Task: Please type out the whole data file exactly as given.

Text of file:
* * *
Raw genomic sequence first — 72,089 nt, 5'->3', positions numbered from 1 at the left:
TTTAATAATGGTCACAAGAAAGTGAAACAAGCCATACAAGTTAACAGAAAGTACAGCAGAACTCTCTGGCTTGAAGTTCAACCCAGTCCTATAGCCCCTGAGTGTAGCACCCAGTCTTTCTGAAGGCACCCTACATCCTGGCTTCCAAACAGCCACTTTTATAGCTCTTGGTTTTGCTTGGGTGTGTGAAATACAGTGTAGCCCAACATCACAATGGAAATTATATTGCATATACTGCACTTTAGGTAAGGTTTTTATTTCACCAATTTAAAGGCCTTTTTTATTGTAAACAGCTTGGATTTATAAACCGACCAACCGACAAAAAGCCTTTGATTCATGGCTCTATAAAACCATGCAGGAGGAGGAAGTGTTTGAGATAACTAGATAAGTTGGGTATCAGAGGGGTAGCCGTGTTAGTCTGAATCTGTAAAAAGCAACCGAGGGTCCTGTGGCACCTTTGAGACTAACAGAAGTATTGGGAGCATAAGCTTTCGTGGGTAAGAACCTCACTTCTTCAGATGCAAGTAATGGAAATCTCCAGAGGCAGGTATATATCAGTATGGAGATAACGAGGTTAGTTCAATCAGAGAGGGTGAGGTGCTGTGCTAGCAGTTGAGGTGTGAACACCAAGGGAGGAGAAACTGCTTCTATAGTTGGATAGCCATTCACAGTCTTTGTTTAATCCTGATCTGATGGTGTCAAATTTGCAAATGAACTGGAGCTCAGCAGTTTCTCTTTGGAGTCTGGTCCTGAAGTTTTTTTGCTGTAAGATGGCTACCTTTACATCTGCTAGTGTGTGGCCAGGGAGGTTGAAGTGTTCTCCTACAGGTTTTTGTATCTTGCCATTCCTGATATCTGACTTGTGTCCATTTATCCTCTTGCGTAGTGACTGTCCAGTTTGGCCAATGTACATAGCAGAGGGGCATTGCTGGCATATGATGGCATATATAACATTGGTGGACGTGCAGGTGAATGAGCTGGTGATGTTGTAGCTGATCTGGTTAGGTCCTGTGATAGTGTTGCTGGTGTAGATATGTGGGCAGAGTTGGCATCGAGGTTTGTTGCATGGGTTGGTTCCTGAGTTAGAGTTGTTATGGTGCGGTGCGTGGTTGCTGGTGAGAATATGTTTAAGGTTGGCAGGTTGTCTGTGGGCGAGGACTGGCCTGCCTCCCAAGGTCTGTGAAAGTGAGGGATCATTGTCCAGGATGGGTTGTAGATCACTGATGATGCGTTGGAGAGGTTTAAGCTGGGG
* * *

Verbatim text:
Raw genomic sequence first — 72,089 nt, 5'->3', positions numbered from 1 at the left:
TTTAATAATGGTCACAAGAAAGTGAAACAAGCCATACAAGTTAACAGAAAGTACAGCAGAACTCTCTGGCTTGAAGTTCAACCCAGTCCTATAGCCCCTGAGTGTAGCACCCAGTCTTTCTGAAGGCACCCTACATCCTGGCTTCCAAACAGCCACTTTTATAGCTCTTGGTTTTGCTTGGGTGTGTGAAATACAGTGTAGCCCAACATCACAATGGAAATTATATTGCATATACTGCACTTTAGGTAAGGTTTTTATTTCACCAATTTAAAGGCCTTTTTTATTGTAAACAGCTTGGATTTATAAACCGACCAACCGACAAAAAGCCTTTGATTCATGGCTCTATAAAACCATGCAGGAGGAGGAAGTGTTTGAGATAACTAGATAAGTTGGGTATCAGAGGGGTAGCCGTGTTAGTCTGAATCTGTAAAAAGCAACCGAGGGTCCTGTGGCACCTTTGAGACTAACAGAAGTATTGGGAGCATAAGCTTTCGTGGGTAAGAACCTCACTTCTTCAGATGCAAGTAATGGAAATCTCCAGAGGCAGGTATATATCAGTATGGAGATAACGAGGTTAGTTCAATCAGAGAGGGTGAGGTGCTGTGCTAGCAGTTGAGGTGTGAACACCAAGGGAGGAGAAACTGCTTCTATAGTTGGATAGCCATTCACAGTCTTTGTTTAATCCTGATCTGATGGTGTCAAATTTGCAAATGAACTGGAGCTCAGCAGTTTCTCTTTGGAGTCTGGTCCTGAAGTTTTTTTGCTGTAAGATGGCTACCTTTACATCTGCTAGTGTGTGGCCAGGGAGGTTGAAGTGTTCTCCTACAGGTTTTTGTATCTTGCCATTCCTGATATCTGACTTGTGTCCATTTATCCTCTTGCGTAGTGACTGTCCAGTTTGGCCAATGTACATAGCAGAGGGGCATTGCTGGCATATGATGGCATATATAACATTGGTGGACGTGCAGGTGAATGAGCTGGTGATGTTGTAGCTGATCTGGTTAGGTCCTGTGATAGTGTTGCTGGTGTAGATATGTGGGCAGAGTTGGCATCGAGGTTTGTTGCATGGGTTGGTTCCTGAGTTAGAGTTGTTATGGTGCGGTGCGTGGTTGCTGGTGAGAATATGTTTAAGGTTGGCAGGTTGTCTGTGGGCGAGGACTGGCCTGCCTCCCAAGGTCTGTGAAAGTGAGGGATCATTGTCCAGGATGGGTTGTAGATCACTGATGATGCGTTGGAGAGGTTTAAGCTGGGG